- 4 500 GBP
The Vespa has evolved from a single model motor scooter manufactured in 1946 by Piaggio to a full line of scooters and one of seven companies today owned by Piaggio. From their inception, Vespa scooters have been known for their painted, pressed steel unibody which combines a complete cowling for the engine (enclosing the engine mechanism and concealing dirt or grease), a flat floorboard (providing foot protection) and a prominent front fairing (providing wind protection) into a single structural unit. Stylish and efficient, they percolate through every strata of life.Read more
The Volkswagen Corrado is a sporty compact car built at the Karmann factory in Osnabrück, Germany. It was designed by Herbert Schäfer and was manufactured between September 1988 and July 1995. Originally conceived as a possible successor to the Porsche 944, the Corrado has 2+2 seating layout with the car's floorpan based on the A2 platform. The Corrado is recognisable by its wedge profile, flush mounted windows and active rear spoiler that raises automatically when the car exceeds 50mph and automatically retracts at speeds below 15mph, it can be manually controlled from a switch in the cockpit. All Corrados were front-wheel drive and featured various petrol engines variants.Auto Expressmagazine describe it as 'as one of VW's best-ever drivers' cars.Read more
W124 is the Mercedes-Benz internal chassis designation reference for the 1985 to 1995 version of the Mercedes-Benz E-Class. Due to the high cost of German engineering and build quality, the model was designed to last many miles with awards won by high mileage versions. Much of the 124's engineering and many of its features were advanced automotive technology at introduction and incorporated innovations that were adopted throughout the industry. It had one of the lowest coefficients of drag of any vehicle at the time due to its aerodynamic body that included plastic moulding for the undercarriage to streamline airflow beneath the car, reducing fuel consumption and wind noise.Read more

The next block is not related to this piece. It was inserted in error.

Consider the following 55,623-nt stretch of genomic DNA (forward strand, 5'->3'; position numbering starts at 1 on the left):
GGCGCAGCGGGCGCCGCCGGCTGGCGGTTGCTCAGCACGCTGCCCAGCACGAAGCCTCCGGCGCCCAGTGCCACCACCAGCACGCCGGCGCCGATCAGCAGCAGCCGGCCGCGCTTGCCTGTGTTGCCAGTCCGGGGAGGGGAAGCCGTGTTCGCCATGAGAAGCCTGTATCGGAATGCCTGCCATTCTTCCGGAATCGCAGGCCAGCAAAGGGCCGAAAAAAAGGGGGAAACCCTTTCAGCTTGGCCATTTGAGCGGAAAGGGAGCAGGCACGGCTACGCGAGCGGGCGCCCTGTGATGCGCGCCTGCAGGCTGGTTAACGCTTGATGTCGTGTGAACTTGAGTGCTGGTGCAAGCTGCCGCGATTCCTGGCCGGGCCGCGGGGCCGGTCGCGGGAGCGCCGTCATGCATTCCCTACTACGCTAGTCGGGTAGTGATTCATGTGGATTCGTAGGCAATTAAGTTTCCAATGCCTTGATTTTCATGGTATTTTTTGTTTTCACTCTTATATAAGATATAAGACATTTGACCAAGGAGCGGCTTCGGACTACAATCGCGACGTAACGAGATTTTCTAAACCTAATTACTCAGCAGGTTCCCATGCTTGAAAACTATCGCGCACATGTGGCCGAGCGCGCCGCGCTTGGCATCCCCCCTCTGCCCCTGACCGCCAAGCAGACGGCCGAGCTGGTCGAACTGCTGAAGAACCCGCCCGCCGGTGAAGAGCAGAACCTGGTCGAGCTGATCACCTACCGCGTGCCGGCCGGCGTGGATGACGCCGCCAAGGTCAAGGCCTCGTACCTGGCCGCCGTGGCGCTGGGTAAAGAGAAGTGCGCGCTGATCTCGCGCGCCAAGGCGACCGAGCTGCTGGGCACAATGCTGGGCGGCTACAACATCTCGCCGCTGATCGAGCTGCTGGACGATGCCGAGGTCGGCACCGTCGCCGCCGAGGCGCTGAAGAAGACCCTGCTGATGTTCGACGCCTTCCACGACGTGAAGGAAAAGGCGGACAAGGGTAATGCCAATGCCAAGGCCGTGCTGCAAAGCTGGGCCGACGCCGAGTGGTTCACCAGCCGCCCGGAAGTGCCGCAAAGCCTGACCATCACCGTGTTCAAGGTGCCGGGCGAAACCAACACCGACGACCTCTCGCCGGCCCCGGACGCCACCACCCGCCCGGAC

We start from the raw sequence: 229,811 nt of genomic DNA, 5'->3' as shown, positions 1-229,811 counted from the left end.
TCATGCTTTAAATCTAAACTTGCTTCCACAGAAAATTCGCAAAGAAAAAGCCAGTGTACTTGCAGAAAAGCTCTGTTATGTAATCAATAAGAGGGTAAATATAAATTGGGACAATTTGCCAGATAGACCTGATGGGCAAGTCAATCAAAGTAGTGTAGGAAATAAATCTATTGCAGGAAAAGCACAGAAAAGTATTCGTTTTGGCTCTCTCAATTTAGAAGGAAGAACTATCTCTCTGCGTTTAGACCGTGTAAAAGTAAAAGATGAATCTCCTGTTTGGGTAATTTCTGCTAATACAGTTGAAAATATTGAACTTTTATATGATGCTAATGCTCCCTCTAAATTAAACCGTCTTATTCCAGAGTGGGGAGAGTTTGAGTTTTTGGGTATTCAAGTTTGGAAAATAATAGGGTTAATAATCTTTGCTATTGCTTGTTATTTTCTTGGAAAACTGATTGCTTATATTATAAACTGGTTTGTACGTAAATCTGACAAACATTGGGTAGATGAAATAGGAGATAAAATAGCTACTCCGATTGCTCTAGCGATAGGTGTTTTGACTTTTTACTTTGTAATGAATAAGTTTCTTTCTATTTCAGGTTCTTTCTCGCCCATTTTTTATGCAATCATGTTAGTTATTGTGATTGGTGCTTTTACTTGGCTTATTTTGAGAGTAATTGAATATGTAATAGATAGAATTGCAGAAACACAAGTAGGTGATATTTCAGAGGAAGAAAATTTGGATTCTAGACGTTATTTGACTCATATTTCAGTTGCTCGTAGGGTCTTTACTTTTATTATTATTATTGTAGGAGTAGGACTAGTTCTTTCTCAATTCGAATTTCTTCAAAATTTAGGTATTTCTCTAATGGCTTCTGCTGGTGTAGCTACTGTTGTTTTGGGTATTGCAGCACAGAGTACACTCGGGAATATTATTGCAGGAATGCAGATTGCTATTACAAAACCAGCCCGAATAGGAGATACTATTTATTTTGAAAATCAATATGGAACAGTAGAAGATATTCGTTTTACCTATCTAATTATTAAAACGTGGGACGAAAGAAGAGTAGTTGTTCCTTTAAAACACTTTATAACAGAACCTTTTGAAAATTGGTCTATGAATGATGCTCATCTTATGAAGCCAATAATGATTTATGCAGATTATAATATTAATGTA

With a name reminiscent of the 500 Mondial race cars from the 1950s, the Ferrari Mondial was a replacement model for the Ferrari 308 GT4. The Mondial was the first Ferrari where the entire engine/gearbox/rear suspension assembly was mounted on a detachable steel subframe, making engine removal for a major rebuild or cylinder head removal much easier than it was on previous models. The steel coachwork was taken care of by Carrozzeria Scaglietti and built over a lightweight steel box section space frame. The Mondial 8 is considered one of the marque's most 'practical' vehicles, due to its 214hp, proven drivetrain, four seats and relatively low cost of maintenance; major services can be performed without removing the entire engine/transmission subframe. Read more
- Low estimate
- 28 000 GBP
The CL Class is the flagship of the Mercedes-Benz car range. It continued to follow the same development cycle as the S-Class though riding on a shorter wheelbase and offered with only the higher-output powertrains. It was the first Mercedes to feature Active Body Control, Bi-Xenon headlights and, on the early V12 models such as this one, it employed Active Cylinder Control. This shut down one bank of cylinders under light engine loads enabling it to achieve better fuel economy than the V8 CL500. Not bad for a car with a six litre V12 developing 367bhp and yielding a Soyuz-launching 0-60mph time of 5.9 seconds. It is as a Grand Tourer that this model is primarily designed for though. With more rear seat space than many executive saloons, a huge boot and a truly cosseting driving environment, the CL is one of the most soothing cars you could hope to take on a long trip. The performance is remarkable and the turbine-smooth V12 is, frankly, epic.Read more